Ranjona Banerji: Why TV anchors must not write on edit pages

19 Jul,2012

By Ranjona Banerji


I now understand the pain of being a TV journalist. There is no avenue within the medium to become a pontificator. For print journalists, it’s easy. You work a few years as a reporter-correspondent-sub-editor and then some boss type person decides you have some writing skills that can be further explored or some pages fall short of stories and some boss type person makes you write a quick news analysis or you are a boss type person and decide (or someone tells you) that the world wants to know what you think. And you know how angry print journalists can get if their “columns” are stopped, if you read the excerpts of Kuldip Nayar’s memoirs. The reader then believes that these columnists and analysts are experts.


But what can a TV journalist do? Having spend years running from pillar to post saying “I am standing at the gate waiting for something to happen” interspersed with many in facts and of courses – “I am of course standing at the gate in fact” – does someone say to him or her, here’s half an hour of TV time as a reward for so much standing, now say what you want?


No, instead you become a prime time anchor and you have to ask other people what they think. And some of those people, in fact, of course, have to be print journalists who have now become analysts and columnists. Talk about rubbing salt in it.


The result is that you yourself don’t know what to think. If you have ever read any columns by famous Indian TV anchors (I think Rajdeep Sardesai and Sagorika Ghose of CNN-IBN and Barkha Dutt of NDTV, all have columns in Hindustan Times, which has reduced the effectiveness of its edit page by half) you will know what I mean. Half the time they plug their own channels and shows and the rest of the time they sort of sum up what’s happening. There’s very little original thought there except some anodyne comment. No provocation, no incisive comment, no contrarian viewpoints. This comes from years of TV panel discussions where you have to listen to other people. Print journalists are terribly egoistical and after a few years stop listening to other people and only like other people to listen to them. This gives them a great advantage as pontificators.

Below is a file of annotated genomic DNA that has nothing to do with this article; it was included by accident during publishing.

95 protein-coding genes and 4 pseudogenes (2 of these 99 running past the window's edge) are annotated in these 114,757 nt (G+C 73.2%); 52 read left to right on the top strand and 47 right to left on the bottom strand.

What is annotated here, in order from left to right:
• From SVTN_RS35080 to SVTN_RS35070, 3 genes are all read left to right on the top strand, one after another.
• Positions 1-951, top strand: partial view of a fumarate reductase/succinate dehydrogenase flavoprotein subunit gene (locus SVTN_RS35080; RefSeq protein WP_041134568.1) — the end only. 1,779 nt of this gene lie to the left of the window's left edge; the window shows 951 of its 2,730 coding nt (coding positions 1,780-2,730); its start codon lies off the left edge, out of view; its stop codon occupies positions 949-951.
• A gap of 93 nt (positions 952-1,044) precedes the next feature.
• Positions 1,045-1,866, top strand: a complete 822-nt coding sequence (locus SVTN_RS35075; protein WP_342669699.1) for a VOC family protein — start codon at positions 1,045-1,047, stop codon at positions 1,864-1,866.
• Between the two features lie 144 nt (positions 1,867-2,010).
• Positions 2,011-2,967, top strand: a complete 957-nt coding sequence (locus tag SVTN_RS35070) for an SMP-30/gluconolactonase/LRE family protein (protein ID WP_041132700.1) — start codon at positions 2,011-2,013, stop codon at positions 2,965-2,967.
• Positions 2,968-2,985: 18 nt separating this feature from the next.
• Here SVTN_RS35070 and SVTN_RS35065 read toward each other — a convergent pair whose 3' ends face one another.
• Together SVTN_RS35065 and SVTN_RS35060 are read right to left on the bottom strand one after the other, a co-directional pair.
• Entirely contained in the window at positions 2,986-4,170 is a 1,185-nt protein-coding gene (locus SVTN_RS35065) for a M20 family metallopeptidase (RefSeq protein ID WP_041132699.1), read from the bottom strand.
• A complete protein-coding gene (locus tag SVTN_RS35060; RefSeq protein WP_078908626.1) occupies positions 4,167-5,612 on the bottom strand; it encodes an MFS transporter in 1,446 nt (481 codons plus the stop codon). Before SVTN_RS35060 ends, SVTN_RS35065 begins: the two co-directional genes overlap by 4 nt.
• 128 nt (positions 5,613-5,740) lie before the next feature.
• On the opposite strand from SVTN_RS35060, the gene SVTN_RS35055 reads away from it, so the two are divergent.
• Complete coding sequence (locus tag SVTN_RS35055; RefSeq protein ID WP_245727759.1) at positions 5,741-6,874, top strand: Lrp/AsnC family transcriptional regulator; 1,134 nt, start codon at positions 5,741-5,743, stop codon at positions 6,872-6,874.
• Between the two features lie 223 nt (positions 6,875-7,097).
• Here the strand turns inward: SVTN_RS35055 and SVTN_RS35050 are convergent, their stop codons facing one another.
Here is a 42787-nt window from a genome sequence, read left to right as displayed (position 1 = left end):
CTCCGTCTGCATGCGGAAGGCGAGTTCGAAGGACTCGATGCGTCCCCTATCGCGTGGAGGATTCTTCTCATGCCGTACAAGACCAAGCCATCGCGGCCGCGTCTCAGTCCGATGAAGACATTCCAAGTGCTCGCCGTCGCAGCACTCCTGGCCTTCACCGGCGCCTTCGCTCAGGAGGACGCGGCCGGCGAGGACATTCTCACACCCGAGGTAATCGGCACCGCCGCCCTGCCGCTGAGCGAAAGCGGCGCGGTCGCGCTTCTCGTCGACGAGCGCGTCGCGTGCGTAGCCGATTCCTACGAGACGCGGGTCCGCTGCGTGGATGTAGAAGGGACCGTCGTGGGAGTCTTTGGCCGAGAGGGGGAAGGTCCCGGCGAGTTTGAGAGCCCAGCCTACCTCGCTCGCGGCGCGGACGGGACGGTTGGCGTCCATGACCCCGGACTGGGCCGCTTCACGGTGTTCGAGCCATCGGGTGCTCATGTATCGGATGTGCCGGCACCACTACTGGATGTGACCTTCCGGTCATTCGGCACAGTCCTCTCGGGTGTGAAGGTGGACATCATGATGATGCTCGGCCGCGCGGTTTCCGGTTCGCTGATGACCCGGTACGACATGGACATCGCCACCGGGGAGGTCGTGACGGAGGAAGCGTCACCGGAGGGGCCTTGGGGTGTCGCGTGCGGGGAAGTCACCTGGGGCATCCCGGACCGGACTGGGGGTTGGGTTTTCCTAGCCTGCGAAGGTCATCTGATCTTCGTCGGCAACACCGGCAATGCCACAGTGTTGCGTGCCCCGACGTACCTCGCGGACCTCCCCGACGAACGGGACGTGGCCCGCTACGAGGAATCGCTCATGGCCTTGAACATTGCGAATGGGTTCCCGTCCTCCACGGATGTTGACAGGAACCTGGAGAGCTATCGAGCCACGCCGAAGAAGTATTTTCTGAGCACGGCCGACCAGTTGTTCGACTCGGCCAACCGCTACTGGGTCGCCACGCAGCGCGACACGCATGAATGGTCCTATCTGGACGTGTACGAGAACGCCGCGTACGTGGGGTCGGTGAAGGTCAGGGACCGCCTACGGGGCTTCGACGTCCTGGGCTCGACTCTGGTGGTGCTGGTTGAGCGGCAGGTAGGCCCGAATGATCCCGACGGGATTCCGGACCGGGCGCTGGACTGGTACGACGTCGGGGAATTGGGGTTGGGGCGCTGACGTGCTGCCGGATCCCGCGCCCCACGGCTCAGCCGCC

(I must here advise newspaper editors to end this new trend of giving columns to journalists with little or no experience because they are even less readable than TV anchors. Youth may be attractive but it has its limitations.)


What is the solution for famous TV anchors? Instead of bothering to write which they can’t, they should get their back on usual suspect panellists. Call them to their studios and make them question the anchor. The anchor will then hold forth while the panellists listen. However, the anchor is not allowed to ask questions…


This way, we might find out if they can actually think. India wants to know.


Ranjona Banerji is a senior journalist, commentator and Contributing Editor, MxMIndia. The views expressed here are her own. Twitter: @ranjona


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2 responses to “Ranjona Banerji: Why TV anchors must not write on edit pages”

  1. Sashi Nair says:

    Absolutely… when will this charade ever end?

  2. Ananda Puranik says:

    The last sentence takes a swipe at another Anchor and I like that